After reviewing Kynren last year and being amazed at the sheer ambition of the production and the project itself, I was interested to go back and see how the show has changed over the course of the past twelve months. My Dad has been hankering to go since last year, so I took him along, knowing that he would regress to a small child and be awed by it all.
Last year the spectacular (the only UK show of its kind) was seen by 100,000 visitors. Over 1,500 people (and a whole zoo of animals) make up the cast and crew who bring to life over 2,000 years of British history over the course of ninety minutes. Both North East history and British history in general are condensed into a clever script which spans from the Roman occupation all the way through to World War II. The story is told through the eyes of Arthur, a young boy from a North East pit village (he’s a lot more involved in the story this year).
Set against the backdrop of Auckland Castle (and a full moon depending on when you visit), you’ll find yourself transported back in time alongside up to 8,000 other visitors in the Tribune, in front of a set which encompasses a lake, medieval castles and few major surprises (in the shape of important historical vehicles). Expect an original (and improved) script, amazing special effect, video projections, water geysers, fireworks and an emotive soundtrack which helps you to have a truly immersive experience.
I went on a regular night, and had the experience of a customer and not a member of the press. The main parking
is about a fifteen minute walk away from the site, but shuttle buses are available if you don’t fancy the walk. We were waiting for the bus but I though it might be nice to get some fresh air, and enjoyed the scenic walk down to the main entrance (there was even a busker on the path which was a nice surprise). Security
was high, armed guards were patrolling and no backpacks were allowed (transparent plastic bags are on offer) which was reassuring. I noticed that there were a lot more buildings than last year – permanent stables, merchandise huts and signage, giving it much more established feel. Last year, countless volunteers lined the path to the site, which to be honest was a bit Americanised and over the top (when you hear ‘enjoy the show’ about fifty times on the way in it gets a bit old). Not so this year, thankfully.
Leave plenty of time to get to the site – the website advises that you should get to the bus pick up point at least ninety minutes before the start of your performance (just in case everyone turns up at once), and the ticket/security check forty-five minutes before your performance start time. (Find out more about arrival times here). I lost my patience a bit waiting for so long for the show to start to be honest, but I understand why they advise you to arrive early (it all kind of needs to happen in the dark for it to work). If you or a family member has limited mobility please click here to find out more about accessibility.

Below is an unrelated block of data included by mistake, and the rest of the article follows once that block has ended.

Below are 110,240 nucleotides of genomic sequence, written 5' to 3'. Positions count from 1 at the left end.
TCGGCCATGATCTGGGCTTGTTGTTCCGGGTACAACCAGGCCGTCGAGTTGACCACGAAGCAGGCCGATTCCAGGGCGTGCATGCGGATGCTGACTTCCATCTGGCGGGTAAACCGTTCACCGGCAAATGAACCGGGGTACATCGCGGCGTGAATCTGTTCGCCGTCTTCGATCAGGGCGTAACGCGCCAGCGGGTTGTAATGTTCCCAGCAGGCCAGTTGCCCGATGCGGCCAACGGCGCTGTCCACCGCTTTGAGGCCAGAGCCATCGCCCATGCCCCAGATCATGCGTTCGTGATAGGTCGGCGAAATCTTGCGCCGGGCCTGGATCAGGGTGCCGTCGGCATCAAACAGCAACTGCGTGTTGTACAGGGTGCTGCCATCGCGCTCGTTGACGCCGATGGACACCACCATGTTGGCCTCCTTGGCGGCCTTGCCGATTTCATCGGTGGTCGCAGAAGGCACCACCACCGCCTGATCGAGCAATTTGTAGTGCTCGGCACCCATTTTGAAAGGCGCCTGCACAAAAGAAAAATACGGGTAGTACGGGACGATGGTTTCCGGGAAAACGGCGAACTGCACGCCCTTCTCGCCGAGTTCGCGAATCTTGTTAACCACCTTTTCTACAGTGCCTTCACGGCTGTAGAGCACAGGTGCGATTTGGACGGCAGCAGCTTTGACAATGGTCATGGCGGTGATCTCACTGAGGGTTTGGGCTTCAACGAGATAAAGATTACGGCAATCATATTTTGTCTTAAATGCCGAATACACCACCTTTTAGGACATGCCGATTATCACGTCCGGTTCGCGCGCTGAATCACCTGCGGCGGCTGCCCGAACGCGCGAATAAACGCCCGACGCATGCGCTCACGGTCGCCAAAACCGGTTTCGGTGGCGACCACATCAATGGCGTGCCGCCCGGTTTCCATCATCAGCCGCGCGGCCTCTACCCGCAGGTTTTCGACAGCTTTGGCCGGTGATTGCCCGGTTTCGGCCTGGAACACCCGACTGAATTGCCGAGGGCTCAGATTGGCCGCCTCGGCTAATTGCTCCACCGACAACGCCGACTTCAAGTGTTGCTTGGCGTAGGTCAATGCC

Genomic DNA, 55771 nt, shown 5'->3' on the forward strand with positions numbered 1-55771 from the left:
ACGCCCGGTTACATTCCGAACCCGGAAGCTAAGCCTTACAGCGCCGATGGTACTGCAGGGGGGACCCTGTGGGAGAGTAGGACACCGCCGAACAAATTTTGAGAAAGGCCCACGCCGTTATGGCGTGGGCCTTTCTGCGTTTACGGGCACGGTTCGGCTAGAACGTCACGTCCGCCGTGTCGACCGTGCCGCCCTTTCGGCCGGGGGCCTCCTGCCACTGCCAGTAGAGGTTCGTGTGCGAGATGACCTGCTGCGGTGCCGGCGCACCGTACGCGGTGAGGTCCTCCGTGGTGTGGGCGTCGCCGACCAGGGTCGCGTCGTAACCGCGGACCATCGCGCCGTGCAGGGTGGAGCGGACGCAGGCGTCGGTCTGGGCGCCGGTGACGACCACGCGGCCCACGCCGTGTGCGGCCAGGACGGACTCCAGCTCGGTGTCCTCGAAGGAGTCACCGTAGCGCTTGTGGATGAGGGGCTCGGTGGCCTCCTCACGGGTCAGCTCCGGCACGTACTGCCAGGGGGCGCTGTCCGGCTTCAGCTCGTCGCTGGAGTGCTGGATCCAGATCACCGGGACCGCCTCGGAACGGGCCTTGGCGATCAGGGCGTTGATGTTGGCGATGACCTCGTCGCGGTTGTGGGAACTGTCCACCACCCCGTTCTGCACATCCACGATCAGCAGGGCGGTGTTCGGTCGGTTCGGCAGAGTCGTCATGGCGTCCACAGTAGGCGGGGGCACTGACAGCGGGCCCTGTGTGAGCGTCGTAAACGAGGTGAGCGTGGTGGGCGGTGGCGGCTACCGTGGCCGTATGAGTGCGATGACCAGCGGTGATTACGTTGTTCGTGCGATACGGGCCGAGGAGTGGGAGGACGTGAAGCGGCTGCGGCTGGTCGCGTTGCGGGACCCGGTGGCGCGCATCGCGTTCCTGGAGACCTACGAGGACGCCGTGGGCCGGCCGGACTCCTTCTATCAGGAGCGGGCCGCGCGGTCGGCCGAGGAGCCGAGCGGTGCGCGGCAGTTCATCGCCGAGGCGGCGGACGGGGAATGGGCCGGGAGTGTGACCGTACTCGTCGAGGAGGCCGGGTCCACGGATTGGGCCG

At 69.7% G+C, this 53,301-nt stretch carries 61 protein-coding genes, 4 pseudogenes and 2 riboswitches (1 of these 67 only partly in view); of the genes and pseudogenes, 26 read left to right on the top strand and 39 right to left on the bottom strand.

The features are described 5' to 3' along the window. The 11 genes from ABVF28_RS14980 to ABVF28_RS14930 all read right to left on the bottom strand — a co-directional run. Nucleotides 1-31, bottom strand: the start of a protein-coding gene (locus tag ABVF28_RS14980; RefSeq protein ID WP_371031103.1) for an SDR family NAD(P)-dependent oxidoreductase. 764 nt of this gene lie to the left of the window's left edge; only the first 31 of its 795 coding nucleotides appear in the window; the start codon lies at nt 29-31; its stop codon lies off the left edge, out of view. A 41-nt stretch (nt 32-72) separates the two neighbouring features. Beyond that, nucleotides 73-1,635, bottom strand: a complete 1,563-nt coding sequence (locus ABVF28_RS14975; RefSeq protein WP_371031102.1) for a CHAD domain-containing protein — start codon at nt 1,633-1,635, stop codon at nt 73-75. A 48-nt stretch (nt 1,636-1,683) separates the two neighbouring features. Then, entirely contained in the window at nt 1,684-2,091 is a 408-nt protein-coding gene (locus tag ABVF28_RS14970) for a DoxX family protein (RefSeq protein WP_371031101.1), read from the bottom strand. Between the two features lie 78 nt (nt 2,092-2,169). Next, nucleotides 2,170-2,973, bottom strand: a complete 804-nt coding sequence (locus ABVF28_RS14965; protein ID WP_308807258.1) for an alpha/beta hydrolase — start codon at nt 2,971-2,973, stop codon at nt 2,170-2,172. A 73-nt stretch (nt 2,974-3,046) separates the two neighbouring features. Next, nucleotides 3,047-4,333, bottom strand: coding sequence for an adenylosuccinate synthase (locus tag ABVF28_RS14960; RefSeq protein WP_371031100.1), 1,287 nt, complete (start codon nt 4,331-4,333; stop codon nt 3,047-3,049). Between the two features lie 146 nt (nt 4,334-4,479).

|The projections are beautiful
Pretty much every taste and craving is provided for visitors this year in the Food Village
– fish and chips, carvery, a chicken grill, sausage grill, artisan coffee and a well stocked bar were just a few of the many food and drink options available (yes, expect festival prices for a beer). Just don’t expect to be able to sit down and eat (they can’t provide seating for some reason), and you can’t take food or drink past the ticket and security check. Food and drink is available for two hours before the start of each performance, but you can’t take food into the Tribune with you. As you would expect, they’ve definitely jumped on the merchandising
bandwagon – you can now get a programme, CDs, ponchos, T-shirts, an array of historical kids toys, oh and blankets because it can get pretty cold. You can only pay by card for merchandise on site.
The main difference between last year and this year for me was the script, which is much tighter than last year. The story encompasses twenty-nine scenes, and is narrated by the likes of Kevin Whately (definitely an improvement on last year). For me the story is more moving and emotional this year, as it includes more detail on local mining communities and the challenges they faced, and a technically brilliant war scene which is guaranteed to bring a tear to your eye. Another big difference is that Arthur is included into the script more on his quest to find out more about Kynren (past generations) which works better. Being from the North East, some of the scenes are especially moving and awe-inspiring, especially when projections are used to recreate a famous landmark. One of my favourite parts of the show last year was the animals, and I stand by that again. When the geese come on set, I practically started jumping around with glee. Expect jousting horses, sheep, goats, oxen and donkeys too.
|Industrial Revolution (seemed appropriate in black and white)
Just like last year, the finale is truly jaw-dropping, even better than I remember it twelve months ago. I dare anyone of any age not to be enthralled by the fireworks. As I looked around at the families around me, both grandparents and small children were filled with amazement. The ninety minutes seemed to zoom by as we raced through major historical events and met the likes of Boudicca, William the Conquerer, Shakespeare and Queen Victoria. Like the kids sitting in front of me, I found myself wanting to find out more about the history or my own region, my own country. If that isn’t inspiring, I don’t know what is.
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*I received a complimentary ticket to attend Kynren in exchange for a review